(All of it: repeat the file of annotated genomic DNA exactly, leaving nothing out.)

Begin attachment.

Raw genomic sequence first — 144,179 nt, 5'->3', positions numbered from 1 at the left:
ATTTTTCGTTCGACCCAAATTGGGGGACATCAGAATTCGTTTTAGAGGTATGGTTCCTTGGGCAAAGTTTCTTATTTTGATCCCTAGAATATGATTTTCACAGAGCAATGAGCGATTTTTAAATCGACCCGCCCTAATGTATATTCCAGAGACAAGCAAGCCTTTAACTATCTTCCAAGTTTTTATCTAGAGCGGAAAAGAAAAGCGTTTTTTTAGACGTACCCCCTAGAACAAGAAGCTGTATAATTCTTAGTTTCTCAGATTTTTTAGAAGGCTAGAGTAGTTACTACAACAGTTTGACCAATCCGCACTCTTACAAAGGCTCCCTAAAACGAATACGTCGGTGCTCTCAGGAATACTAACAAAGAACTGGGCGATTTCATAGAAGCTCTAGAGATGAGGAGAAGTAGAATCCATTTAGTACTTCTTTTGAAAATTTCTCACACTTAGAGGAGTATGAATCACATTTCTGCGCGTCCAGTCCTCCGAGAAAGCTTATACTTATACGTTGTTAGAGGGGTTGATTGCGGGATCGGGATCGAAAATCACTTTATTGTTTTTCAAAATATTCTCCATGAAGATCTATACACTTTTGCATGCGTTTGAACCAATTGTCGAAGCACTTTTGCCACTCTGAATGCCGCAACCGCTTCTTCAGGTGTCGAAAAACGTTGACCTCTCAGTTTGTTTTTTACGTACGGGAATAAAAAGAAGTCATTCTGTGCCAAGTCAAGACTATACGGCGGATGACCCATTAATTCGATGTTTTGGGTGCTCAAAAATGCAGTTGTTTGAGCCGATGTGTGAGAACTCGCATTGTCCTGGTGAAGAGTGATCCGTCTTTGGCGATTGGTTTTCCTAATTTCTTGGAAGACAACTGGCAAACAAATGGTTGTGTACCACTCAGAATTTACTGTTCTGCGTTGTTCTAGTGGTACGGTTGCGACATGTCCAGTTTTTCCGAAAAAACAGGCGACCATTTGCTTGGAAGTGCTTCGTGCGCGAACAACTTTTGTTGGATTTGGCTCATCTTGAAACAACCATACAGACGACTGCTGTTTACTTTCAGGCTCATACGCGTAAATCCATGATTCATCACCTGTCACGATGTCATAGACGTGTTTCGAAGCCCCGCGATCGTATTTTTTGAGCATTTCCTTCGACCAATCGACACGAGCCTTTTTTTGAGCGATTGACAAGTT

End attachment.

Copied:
Raw genomic sequence first — 144,179 nt, 5'->3', positions numbered from 1 at the left:
ATTTTTCGTTCGACCCAAATTGGGGGACATCAGAATTCGTTTTAGAGGTATGGTTCCTTGGGCAAAGTTTCTTATTTTGATCCCTAGAATATGATTTTCACAGAGCAATGAGCGATTTTTAAATCGACCCGCCCTAATGTATATTCCAGAGACAAGCAAGCCTTTAACTATCTTCCAAGTTTTTATCTAGAGCGGAAAAGAAAAGCGTTTTTTTAGACGTACCCCCTAGAACAAGAAGCTGTATAATTCTTAGTTTCTCAGATTTTTTAGAAGGCTAGAGTAGTTACTACAACAGTTTGACCAATCCGCACTCTTACAAAGGCTCCCTAAAACGAATACGTCGGTGCTCTCAGGAATACTAACAAAGAACTGGGCGATTTCATAGAAGCTCTAGAGATGAGGAGAAGTAGAATCCATTTAGTACTTCTTTTGAAAATTTCTCACACTTAGAGGAGTATGAATCACATTTCTGCGCGTCCAGTCCTCCGAGAAAGCTTATACTTATACGTTGTTAGAGGGGTTGATTGCGGGATCGGGATCGAAAATCACTTTATTGTTTTTCAAAATATTCTCCATGAAGATCTATACACTTTTGCATGCGTTTGAACCAATTGTCGAAGCACTTTTGCCACTCTGAATGCCGCAACCGCTTCTTCAGGTGTCGAAAAACGTTGACCTCTCAGTTTGTTTTTTACGTACGGGAATAAAAAGAAGTCATTCTGTGCCAAGTCAAGACTATACGGCGGATGACCCATTAATTCGATGTTTTGGGTGCTCAAAAATGCAGTTGTTTGAGCCGATGTGTGAGAACTCGCATTGTCCTGGTGAAGAGTGATCCGTCTTTGGCGATTGGTTTTCCTAATTTCTTGGAAGACAACTGGCAAACAAATGGTTGTGTACCACTCAGAATTTACTGTTCTGCGTTGTTCTAGTGGTACGGTTGCGACATGTCCAGTTTTTCCGAAAAAACAGGCGACCATTTGCTTGGAAGTGCTTCGTGCGCGAACAACTTTTGTTGGATTTGGCTCATCTTGAAACAACCATACAGACGACTGCTGTTTACTTTCAGGCTCATACGCGTAAATCCATGATTCATCACCTGTCACGATGTCATAGACGTGTTTCGAAGCCCCGCGATCGTATTTTTTGAGCATTTCCTTCGACCAATCGACACGAGCCTTTTTTTGAGCGATTGACAAGTT